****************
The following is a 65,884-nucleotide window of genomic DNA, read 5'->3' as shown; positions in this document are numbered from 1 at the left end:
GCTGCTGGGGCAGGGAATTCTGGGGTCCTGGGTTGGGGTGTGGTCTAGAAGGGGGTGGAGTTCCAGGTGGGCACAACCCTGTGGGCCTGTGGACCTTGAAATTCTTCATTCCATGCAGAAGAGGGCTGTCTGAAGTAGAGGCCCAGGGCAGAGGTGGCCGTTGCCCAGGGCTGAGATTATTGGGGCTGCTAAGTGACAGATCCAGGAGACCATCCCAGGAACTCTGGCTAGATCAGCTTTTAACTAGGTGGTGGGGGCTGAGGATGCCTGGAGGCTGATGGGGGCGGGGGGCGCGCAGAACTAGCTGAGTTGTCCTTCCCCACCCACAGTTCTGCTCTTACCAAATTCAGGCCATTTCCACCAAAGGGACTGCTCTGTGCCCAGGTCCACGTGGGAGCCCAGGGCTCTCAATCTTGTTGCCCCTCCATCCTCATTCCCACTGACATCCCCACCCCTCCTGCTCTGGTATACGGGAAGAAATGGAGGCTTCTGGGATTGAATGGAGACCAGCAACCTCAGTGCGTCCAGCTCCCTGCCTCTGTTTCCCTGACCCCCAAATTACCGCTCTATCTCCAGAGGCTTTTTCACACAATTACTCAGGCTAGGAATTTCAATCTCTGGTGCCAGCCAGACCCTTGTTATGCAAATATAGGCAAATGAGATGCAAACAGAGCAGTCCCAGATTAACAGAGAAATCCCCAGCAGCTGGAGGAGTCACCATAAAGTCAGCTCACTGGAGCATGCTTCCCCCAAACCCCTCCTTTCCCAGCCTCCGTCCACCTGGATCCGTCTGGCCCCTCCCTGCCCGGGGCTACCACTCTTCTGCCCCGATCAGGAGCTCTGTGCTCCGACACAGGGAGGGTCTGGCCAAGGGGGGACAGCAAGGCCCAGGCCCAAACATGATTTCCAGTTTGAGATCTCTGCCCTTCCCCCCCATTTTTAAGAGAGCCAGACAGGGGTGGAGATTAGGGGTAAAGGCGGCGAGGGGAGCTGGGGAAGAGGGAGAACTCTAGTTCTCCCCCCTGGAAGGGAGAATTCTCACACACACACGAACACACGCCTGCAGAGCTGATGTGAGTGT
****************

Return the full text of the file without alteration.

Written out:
The following is a 65,884-nucleotide window of genomic DNA, read 5'->3' as shown; positions in this document are numbered from 1 at the left end:
GCTGCTGGGGCAGGGAATTCTGGGGTCCTGGGTTGGGGTGTGGTCTAGAAGGGGGTGGAGTTCCAGGTGGGCACAACCCTGTGGGCCTGTGGACCTTGAAATTCTTCATTCCATGCAGAAGAGGGCTGTCTGAAGTAGAGGCCCAGGGCAGAGGTGGCCGTTGCCCAGGGCTGAGATTATTGGGGCTGCTAAGTGACAGATCCAGGAGACCATCCCAGGAACTCTGGCTAGATCAGCTTTTAACTAGGTGGTGGGGGCTGAGGATGCCTGGAGGCTGATGGGGGCGGGGGGCGCGCAGAACTAGCTGAGTTGTCCTTCCCCACCCACAGTTCTGCTCTTACCAAATTCAGGCCATTTCCACCAAAGGGACTGCTCTGTGCCCAGGTCCACGTGGGAGCCCAGGGCTCTCAATCTTGTTGCCCCTCCATCCTCATTCCCACTGACATCCCCACCCCTCCTGCTCTGGTATACGGGAAGAAATGGAGGCTTCTGGGATTGAATGGAGACCAGCAACCTCAGTGCGTCCAGCTCCCTGCCTCTGTTTCCCTGACCCCCAAATTACCGCTCTATCTCCAGAGGCTTTTTCACACAATTACTCAGGCTAGGAATTTCAATCTCTGGTGCCAGCCAGACCCTTGTTATGCAAATATAGGCAAATGAGATGCAAACAGAGCAGTCCCAGATTAACAGAGAAATCCCCAGCAGCTGGAGGAGTCACCATAAAGTCAGCTCACTGGAGCATGCTTCCCCCAAACCCCTCCTTTCCCAGCCTCCGTCCACCTGGATCCGTCTGGCCCCTCCCTGCCCGGGGCTACCACTCTTCTGCCCCGATCAGGAGCTCTGTGCTCCGACACAGGGAGGGTCTGGCCAAGGGGGGACAGCAAGGCCCAGGCCCAAACATGATTTCCAGTTTGAGATCTCTGCCCTTCCCCCCCATTTTTAAGAGAGCCAGACAGGGGTGGAGATTAGGGGTAAAGGCGGCGAGGGGAGCTGGGGAAGAGGGAGAACTCTAGTTCTCCCCCCTGGAAGGGAGAATTCTCACACACACACGAACACACGCCTGCAGAGCTGATGTGAGTGT